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The North American robotics market has recorded its strongest year ever in 2012, according to new statistics from Robotic Industries Association (RIA), the industry’s trade group.

A total of 22,598 robots valued at $1.48 billion US were sold to companies in North America in 2012, beating the previous record of 19,337 robots sold in 2011. When sales by North American robot suppliers to companies outside North America are included, the totals are 25,557 robots valued at $1.66 billion. Compared to 2011, North American orders were up 17 per cent in units and 27 per cent in dollars.

“The Automotive industry has continued to be the strongest driver of the North American robotics market,” says Alex Shikany, director of market analysis for RIA. “Robots sold to automotive OEMs in North America jumped 47 per cent over a then record-setting 2011, while robots sold to automotive component suppliers increased 21 per cent,” he notes.

Sales were also up in metalworking industries (+12 per cent) and life sciences/pharmaceuticals (+3 per cent). In terms of applications, increases were seen in assembly (+40 per cent), spot welding (+37 per cent), arc welding (+24 per cent), coating & dispensing (+13 per cent), and material handling (+3 per cent).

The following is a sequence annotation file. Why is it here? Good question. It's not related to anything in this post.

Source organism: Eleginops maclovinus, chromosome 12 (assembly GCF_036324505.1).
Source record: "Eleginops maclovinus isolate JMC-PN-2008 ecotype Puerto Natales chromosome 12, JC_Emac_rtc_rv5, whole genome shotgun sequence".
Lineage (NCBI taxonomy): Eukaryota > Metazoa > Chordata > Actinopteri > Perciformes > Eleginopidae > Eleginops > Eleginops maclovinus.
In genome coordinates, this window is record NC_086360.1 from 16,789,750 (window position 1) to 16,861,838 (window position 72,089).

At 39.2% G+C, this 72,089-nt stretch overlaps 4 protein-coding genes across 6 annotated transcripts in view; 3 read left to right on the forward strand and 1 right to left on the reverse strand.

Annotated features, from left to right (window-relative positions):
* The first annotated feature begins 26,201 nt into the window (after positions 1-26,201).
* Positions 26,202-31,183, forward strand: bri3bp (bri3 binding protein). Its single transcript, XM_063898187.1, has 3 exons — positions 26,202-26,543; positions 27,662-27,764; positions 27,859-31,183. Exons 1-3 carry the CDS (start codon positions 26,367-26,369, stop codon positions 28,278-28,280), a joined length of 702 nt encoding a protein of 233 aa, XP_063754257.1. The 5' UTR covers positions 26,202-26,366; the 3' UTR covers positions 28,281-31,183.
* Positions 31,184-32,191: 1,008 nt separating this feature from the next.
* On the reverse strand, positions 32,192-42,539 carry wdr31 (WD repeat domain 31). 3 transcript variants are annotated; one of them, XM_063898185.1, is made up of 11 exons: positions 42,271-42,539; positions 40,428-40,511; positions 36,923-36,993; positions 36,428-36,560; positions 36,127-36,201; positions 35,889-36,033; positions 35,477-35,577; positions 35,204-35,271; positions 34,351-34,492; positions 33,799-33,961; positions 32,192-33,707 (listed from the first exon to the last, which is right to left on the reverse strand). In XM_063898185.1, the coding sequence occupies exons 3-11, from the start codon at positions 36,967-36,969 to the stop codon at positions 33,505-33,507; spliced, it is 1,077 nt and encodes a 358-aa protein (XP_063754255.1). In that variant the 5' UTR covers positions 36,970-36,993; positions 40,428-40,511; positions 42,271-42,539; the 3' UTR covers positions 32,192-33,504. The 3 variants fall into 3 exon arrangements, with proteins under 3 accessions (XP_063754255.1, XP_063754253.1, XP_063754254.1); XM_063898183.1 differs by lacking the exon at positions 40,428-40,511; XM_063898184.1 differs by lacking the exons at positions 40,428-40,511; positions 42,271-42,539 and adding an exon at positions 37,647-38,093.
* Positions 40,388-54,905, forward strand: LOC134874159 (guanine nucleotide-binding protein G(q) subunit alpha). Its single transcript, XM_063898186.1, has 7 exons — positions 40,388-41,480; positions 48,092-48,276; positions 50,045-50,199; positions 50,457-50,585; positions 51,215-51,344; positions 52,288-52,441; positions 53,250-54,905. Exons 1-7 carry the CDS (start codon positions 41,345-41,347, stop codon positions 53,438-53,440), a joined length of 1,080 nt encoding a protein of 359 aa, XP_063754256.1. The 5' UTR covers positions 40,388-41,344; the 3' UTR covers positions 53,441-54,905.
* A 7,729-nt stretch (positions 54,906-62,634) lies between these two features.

The fourth quarter of 2012 was the strongest quarter ever recorded by RIA (the association began reporting data in 1984) in terms of units ordered, with 6,235 robots sold to North American companies. The fourth quarter was up nine per cent in units and 21 per cent in dollars over the same period in 2011.

“It is promising to see such positive growth in robotics despite the tumultuous manufacturing environment throughout 2012” says Jeff Burnstein, president of RIA. “This growth is an indication that more North American companies are looking to automate in order to reduce costs and increase productivity, and that is a good sign for robotics.”

RIA estimates that some 225,000 robots are now at use in US factories, placing the US second only to Japan in robot use. “Many observers believe that only about 10 per cent of the US companies that could benefit from robots have installed any so far,” notes Burnstein, “and among those that have the most to gain from robots are small and medium sized companies.”

What will 2013 hold? Burnstein says RIA does not make robotics sales forecasts but he believes that if the economy remains strong we should be looking at another good year for the robotics industry.

“The increased demand for robotics was evident at this year’s Automate show in Chicago, which had record setting attendance levels. It is clear that people are excited about automation and the benefits it provides.

RIA

 

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